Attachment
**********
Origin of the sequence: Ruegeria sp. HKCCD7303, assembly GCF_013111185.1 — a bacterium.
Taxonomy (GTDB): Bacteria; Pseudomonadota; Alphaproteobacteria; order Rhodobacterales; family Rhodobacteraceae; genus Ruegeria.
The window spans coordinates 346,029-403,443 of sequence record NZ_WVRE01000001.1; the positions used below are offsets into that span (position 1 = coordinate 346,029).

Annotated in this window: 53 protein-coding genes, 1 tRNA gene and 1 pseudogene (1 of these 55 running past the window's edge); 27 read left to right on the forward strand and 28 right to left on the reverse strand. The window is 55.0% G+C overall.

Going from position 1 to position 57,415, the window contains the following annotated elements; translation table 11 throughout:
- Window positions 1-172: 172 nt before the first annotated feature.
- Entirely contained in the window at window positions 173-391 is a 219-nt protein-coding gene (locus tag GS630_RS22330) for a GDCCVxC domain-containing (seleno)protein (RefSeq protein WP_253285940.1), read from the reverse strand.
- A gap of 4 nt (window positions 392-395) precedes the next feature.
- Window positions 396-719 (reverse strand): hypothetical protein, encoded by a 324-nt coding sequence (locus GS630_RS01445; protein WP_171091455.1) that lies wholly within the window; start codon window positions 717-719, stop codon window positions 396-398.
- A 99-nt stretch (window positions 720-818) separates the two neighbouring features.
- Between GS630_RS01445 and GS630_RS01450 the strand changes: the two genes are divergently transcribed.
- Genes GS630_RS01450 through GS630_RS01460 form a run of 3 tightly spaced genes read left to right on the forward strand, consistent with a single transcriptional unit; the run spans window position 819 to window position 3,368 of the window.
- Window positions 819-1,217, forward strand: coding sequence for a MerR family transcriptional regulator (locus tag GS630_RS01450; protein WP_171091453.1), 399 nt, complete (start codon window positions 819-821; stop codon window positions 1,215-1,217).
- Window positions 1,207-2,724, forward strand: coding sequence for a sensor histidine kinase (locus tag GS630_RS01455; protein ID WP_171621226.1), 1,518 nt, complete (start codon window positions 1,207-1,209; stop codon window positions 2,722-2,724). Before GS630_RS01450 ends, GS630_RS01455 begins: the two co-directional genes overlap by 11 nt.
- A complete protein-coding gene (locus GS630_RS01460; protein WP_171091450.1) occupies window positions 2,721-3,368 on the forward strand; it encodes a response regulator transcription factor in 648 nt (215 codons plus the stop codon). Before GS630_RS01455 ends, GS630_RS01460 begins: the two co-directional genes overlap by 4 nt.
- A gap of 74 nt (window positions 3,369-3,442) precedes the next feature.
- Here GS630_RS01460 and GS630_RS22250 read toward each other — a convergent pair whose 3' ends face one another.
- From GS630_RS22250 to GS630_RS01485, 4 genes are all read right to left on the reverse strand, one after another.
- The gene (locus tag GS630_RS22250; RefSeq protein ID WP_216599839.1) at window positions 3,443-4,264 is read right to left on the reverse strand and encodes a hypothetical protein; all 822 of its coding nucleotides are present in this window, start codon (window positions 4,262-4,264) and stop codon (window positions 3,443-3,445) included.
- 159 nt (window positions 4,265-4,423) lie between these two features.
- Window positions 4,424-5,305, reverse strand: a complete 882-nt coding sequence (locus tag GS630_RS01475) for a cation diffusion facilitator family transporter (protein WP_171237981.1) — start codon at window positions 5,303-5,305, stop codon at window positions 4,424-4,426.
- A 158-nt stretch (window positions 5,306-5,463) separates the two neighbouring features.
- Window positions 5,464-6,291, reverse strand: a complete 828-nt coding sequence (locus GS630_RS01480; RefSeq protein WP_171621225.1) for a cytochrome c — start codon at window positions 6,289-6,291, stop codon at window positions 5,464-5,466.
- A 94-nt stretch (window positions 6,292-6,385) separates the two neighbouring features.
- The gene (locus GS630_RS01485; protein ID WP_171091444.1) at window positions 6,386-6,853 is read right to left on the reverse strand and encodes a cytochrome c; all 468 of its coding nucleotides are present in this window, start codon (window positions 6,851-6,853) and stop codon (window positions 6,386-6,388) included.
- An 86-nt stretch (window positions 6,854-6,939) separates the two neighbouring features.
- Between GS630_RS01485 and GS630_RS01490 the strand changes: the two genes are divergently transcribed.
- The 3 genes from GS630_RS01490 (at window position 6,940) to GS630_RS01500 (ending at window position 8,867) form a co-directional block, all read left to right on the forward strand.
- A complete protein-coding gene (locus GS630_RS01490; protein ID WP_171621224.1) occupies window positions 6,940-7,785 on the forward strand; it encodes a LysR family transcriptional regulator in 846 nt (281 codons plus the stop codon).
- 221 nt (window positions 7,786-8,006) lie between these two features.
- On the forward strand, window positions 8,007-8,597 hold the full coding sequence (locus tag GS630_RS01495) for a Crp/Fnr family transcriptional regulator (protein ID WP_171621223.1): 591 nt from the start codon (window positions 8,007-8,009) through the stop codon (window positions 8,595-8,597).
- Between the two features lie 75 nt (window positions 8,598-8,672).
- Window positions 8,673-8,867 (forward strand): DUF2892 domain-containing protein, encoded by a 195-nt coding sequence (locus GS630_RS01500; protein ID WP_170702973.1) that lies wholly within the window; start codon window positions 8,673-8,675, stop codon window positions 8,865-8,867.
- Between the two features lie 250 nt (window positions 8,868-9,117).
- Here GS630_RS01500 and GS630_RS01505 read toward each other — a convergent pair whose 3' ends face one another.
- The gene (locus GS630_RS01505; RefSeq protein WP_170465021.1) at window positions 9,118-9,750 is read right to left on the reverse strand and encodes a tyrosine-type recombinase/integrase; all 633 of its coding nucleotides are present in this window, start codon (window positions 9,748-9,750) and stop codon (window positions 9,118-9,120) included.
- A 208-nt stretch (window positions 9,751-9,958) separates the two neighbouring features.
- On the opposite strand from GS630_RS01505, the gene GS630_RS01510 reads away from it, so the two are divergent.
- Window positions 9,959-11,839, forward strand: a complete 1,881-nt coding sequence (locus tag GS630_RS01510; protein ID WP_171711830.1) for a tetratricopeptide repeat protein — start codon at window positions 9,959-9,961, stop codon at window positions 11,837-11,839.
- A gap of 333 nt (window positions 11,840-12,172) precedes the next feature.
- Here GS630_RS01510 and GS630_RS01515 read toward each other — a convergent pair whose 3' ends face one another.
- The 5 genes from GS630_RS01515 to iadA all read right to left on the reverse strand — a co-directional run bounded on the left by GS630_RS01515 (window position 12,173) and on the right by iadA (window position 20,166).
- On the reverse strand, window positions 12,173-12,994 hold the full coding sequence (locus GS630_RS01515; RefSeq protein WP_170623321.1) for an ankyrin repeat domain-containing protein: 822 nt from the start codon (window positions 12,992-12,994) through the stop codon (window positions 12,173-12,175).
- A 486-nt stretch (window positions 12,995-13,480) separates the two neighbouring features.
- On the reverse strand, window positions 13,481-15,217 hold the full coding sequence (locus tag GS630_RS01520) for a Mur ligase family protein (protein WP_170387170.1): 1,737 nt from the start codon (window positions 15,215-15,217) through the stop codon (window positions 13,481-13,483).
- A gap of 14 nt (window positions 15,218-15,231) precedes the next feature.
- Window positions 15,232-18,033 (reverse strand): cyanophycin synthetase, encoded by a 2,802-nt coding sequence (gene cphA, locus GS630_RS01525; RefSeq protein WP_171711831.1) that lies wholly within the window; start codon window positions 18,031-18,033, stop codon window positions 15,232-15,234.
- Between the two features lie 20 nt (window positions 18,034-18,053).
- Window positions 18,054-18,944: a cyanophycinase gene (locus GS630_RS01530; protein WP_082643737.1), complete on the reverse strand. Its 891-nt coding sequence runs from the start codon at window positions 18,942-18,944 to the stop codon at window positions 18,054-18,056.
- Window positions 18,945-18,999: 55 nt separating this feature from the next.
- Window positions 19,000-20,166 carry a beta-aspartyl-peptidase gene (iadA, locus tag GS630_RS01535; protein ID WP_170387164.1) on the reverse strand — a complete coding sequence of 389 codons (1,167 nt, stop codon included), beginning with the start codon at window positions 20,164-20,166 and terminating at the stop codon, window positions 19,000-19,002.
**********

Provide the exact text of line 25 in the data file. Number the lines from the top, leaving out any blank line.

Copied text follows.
- The gene (locus GS630_RS01485; protein ID WP_171091444.1) at window positions 6,386-6,853 is read right to left on the reverse strand and encodes a cytochrome c; all 468 of its coding nucleotides are present in this window, start codon (window positions 6,851-6,853) and stop codon (window positions 6,386-6,388) included.